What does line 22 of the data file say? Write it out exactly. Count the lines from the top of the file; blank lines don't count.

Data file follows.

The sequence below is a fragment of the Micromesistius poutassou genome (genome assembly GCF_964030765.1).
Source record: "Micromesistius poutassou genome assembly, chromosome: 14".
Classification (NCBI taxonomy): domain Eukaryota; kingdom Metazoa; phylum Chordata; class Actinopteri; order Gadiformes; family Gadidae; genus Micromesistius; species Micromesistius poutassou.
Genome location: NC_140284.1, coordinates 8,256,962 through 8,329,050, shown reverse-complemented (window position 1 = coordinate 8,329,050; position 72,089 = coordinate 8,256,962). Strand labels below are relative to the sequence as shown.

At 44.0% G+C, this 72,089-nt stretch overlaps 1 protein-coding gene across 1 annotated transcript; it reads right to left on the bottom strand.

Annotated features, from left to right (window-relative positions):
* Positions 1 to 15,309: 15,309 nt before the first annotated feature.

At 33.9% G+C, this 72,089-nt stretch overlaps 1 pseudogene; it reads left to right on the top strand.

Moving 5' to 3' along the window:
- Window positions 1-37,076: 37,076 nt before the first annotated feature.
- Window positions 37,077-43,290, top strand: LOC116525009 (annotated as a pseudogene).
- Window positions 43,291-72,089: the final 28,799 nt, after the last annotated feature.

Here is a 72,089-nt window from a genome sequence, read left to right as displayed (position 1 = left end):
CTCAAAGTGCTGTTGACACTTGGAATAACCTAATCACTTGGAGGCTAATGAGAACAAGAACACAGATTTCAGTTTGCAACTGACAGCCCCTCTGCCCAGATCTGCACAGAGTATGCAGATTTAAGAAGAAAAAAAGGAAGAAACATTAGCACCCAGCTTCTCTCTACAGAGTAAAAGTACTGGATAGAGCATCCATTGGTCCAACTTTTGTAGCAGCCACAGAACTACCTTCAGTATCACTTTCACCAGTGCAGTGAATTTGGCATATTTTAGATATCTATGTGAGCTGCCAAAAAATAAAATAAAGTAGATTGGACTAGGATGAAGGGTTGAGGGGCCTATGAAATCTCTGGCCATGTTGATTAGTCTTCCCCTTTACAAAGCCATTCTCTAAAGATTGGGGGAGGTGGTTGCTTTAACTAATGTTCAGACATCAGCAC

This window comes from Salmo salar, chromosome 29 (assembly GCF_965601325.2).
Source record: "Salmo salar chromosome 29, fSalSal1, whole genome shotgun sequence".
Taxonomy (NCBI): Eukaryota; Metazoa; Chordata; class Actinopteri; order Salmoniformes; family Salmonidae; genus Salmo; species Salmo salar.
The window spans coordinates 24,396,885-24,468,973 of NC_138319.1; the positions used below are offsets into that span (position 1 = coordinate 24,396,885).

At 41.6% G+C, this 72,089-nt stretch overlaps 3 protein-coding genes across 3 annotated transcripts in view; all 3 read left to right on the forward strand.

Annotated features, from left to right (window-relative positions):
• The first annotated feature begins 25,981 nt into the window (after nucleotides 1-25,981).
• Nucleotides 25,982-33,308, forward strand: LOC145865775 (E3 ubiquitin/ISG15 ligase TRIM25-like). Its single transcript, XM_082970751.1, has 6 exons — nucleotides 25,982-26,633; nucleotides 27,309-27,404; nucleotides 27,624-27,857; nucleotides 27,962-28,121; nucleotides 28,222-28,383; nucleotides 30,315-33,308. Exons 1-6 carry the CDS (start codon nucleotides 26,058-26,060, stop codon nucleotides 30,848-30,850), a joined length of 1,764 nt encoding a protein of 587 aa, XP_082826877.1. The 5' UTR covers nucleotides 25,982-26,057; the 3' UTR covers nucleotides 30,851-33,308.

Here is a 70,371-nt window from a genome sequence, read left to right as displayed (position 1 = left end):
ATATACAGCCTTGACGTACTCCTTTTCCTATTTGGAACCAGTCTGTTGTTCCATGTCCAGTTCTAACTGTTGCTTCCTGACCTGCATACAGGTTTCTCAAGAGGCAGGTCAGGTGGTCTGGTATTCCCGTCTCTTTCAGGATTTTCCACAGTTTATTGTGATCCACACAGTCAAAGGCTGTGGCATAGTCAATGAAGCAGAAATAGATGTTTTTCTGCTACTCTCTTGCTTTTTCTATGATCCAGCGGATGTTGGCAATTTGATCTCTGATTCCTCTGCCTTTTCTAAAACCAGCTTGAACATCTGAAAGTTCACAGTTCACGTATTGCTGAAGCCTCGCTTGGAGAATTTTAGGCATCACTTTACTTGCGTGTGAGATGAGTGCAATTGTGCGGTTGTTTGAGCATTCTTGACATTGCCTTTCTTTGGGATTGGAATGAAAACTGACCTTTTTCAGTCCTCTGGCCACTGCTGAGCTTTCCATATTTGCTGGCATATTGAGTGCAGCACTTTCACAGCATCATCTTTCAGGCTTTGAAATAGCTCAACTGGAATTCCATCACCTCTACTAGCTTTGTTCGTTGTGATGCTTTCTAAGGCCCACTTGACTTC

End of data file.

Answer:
• Nucleotides 25,982-33,308, forward strand: LOC145865775 (E3 ubiquitin/ISG15 ligase TRIM25-like). Its single transcript, XM_082970751.1, has 6 exons — nucleotides 25,982-26,633; nucleotides 27,309-27,404; nucleotides 27,624-27,857; nucleotides 27,962-28,121; nucleotides 28,222-28,383; nucleotides 30,315-33,308. Exons 1-6 carry the CDS (start codon nucleotides 26,058-26,060, stop codon nucleotides 30,848-30,850), a joined length of 1,764 nt encoding a protein of 587 aa, XP_082826877.1. The 5' UTR covers nucleotides 25,982-26,057; the 3' UTR covers nucleotides 30,851-33,308.